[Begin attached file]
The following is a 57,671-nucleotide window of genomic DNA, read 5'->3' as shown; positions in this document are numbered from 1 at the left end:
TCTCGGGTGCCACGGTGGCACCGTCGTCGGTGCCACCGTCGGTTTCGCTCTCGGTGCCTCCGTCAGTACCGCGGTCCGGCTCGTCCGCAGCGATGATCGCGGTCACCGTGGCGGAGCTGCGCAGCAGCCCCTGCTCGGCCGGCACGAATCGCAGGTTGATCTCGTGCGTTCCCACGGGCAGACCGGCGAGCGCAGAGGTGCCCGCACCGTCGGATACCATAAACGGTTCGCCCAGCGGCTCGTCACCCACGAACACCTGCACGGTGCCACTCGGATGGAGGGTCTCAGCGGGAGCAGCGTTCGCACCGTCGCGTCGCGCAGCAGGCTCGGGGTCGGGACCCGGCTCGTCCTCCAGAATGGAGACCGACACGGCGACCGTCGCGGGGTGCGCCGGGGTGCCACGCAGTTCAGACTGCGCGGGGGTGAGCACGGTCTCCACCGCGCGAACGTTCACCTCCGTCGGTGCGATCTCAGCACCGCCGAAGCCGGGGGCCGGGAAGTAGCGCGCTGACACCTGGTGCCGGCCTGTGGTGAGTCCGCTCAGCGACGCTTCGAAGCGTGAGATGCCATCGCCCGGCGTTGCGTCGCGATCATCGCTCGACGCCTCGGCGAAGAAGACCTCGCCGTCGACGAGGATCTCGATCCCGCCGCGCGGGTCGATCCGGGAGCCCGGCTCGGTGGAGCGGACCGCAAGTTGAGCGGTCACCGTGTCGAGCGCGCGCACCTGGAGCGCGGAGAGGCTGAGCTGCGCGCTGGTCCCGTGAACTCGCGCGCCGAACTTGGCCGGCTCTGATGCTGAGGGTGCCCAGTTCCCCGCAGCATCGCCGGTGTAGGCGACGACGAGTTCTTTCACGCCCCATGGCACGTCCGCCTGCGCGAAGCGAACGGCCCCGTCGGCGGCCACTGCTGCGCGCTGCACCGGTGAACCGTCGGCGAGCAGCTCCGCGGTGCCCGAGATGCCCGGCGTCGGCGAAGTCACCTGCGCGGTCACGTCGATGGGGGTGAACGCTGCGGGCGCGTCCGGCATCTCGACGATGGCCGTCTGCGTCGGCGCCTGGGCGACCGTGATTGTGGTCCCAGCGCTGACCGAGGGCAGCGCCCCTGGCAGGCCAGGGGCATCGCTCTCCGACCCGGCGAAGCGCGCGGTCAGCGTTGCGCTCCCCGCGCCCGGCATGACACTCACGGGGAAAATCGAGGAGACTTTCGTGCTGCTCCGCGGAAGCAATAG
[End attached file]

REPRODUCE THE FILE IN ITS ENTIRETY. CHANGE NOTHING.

The following is a 57,671-nucleotide window of genomic DNA, read 5'->3' as shown; positions in this document are numbered from 1 at the left end:
TCTCGGGTGCCACGGTGGCACCGTCGTCGGTGCCACCGTCGGTTTCGCTCTCGGTGCCTCCGTCAGTACCGCGGTCCGGCTCGTCCGCAGCGATGATCGCGGTCACCGTGGCGGAGCTGCGCAGCAGCCCCTGCTCGGCCGGCACGAATCGCAGGTTGATCTCGTGCGTTCCCACGGGCAGACCGGCGAGCGCAGAGGTGCCCGCACCGTCGGATACCATAAACGGTTCGCCCAGCGGCTCGTCACCCACGAACACCTGCACGGTGCCACTCGGATGGAGGGTCTCAGCGGGAGCAGCGTTCGCACCGTCGCGTCGCGCAGCAGGCTCGGGGTCGGGACCCGGCTCGTCCTCCAGAATGGAGACCGACACGGCGACCGTCGCGGGGTGCGCCGGGGTGCCACGCAGTTCAGACTGCGCGGGGGTGAGCACGGTCTCCACCGCGCGAACGTTCACCTCCGTCGGTGCGATCTCAGCACCGCCGAAGCCGGGGGCCGGGAAGTAGCGCGCTGACACCTGGTGCCGGCCTGTGGTGAGTCCGCTCAGCGACGCTTCGAAGCGTGAGATGCCATCGCCCGGCGTTGCGTCGCGATCATCGCTCGACGCCTCGGCGAAGAAGACCTCGCCGTCGACGAGGATCTCGATCCCGCCGCGCGGGTCGATCCGGGAGCCCGGCTCGGTGGAGCGGACCGCAAGTTGAGCGGTCACCGTGTCGAGCGCGCGCACCTGGAGCGCGGAGAGGCTGAGCTGCGCGCTGGTCCCGTGAACTCGCGCGCCGAACTTGGCCGGCTCTGATGCTGAGGGTGCCCAGTTCCCCGCAGCATCGCCGGTGTAGGCGACGACGAGTTCTTTCACGCCCCATGGCACGTCCGCCTGCGCGAAGCGAACGGCCCCGTCGGCGGCCACTGCTGCGCGCTGCACCGGTGAACCGTCGGCGAGCAGCTCCGCGGTGCCCGAGATGCCCGGCGTCGGCGAAGTCACCTGCGCGGTCACGTCGATGGGGGTGAACGCTGCGGGCGCGTCCGGCATCTCGACGATGGCCGTCTGCGTCGGCGCCTGGGCGACCGTGATTGTGGTCCCAGCGCTGACCGAGGGCAGCGCCCCTGGCAGGCCAGGGGCATCGCTCTCCGACCCGGCGAAGCGCGCGGTCAGCGTTGCGCTCCCCGCGCCCGGCATGACACTCACGGGGAAAATCGAGGAGACTTTCGTGCTGCTCCGCGGAAGCAATAG